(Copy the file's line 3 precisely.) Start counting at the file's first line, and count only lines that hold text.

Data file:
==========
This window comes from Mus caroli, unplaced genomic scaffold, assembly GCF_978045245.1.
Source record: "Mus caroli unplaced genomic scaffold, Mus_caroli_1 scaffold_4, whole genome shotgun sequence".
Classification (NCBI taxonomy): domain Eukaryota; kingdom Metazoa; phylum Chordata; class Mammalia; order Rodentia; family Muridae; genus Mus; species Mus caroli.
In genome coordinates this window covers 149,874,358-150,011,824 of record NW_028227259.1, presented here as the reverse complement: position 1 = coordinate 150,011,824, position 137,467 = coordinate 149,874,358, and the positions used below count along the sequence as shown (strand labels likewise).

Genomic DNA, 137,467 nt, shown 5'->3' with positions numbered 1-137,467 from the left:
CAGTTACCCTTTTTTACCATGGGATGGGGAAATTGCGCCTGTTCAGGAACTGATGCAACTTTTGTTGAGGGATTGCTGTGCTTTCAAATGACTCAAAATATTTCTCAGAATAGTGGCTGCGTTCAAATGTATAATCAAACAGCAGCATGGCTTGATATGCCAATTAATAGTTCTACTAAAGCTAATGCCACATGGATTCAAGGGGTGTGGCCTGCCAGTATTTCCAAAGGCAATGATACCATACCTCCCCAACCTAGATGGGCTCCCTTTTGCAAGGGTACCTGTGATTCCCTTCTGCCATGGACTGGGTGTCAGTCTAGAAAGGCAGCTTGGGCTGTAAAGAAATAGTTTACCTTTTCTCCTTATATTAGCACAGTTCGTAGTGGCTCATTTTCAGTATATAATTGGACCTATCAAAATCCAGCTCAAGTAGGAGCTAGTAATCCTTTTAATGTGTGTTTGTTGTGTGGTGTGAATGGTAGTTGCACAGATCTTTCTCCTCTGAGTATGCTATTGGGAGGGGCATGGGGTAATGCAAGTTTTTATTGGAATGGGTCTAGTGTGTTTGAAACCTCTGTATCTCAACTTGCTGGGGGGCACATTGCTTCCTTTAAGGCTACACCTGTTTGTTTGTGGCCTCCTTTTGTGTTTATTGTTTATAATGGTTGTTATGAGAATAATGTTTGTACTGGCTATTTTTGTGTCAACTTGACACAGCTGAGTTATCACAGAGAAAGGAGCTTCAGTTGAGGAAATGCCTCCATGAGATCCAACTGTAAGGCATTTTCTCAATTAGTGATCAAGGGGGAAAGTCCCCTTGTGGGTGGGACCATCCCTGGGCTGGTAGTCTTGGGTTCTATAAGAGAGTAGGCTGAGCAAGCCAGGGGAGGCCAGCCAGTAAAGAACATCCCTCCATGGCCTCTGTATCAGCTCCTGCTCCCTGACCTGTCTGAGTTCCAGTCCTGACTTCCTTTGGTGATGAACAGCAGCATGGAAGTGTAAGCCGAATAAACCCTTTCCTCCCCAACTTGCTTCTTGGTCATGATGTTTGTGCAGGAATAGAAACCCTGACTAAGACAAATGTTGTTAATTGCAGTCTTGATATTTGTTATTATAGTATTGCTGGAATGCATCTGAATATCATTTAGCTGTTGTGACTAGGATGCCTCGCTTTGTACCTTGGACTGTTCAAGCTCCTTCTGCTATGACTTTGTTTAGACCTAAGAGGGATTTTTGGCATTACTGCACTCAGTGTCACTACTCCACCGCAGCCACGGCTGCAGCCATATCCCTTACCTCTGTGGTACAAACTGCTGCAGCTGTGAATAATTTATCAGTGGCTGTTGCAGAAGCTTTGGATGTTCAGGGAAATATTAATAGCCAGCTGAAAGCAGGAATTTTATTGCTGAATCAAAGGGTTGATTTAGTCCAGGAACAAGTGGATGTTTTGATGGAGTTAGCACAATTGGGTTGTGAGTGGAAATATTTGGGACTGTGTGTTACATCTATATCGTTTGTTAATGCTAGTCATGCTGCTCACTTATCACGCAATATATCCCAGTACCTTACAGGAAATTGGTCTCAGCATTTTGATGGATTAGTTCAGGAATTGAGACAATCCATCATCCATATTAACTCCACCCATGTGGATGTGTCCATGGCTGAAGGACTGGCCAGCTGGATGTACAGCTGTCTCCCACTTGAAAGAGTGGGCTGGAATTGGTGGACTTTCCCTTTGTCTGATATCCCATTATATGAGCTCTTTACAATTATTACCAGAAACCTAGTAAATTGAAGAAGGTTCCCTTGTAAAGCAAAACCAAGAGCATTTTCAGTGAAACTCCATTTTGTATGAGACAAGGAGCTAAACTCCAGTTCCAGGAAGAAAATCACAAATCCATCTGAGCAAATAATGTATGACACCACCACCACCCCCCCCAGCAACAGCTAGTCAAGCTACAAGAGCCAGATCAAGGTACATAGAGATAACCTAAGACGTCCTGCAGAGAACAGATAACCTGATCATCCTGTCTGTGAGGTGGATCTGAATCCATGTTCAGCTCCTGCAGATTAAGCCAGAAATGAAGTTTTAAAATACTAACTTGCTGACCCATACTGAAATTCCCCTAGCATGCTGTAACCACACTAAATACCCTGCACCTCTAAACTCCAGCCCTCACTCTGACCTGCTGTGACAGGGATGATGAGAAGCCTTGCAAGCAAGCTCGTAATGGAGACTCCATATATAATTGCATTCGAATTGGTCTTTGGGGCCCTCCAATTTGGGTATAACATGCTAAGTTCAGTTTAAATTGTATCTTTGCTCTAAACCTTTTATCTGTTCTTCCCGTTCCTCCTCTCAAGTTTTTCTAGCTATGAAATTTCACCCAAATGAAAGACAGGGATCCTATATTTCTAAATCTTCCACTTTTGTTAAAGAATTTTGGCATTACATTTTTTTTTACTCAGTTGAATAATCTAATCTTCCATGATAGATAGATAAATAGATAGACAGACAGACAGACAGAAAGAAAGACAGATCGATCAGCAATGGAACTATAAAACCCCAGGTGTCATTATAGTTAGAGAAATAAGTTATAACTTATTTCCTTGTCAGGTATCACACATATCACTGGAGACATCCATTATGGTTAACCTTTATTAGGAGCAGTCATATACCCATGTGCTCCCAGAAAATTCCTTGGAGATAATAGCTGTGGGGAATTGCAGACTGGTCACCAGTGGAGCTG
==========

Classification (NCBI taxonomy): domain Eukaryota; kingdom Metazoa; phylum Chordata; class Mammalia; order Rodentia; family Muridae; genus Mus; species Mus caroli.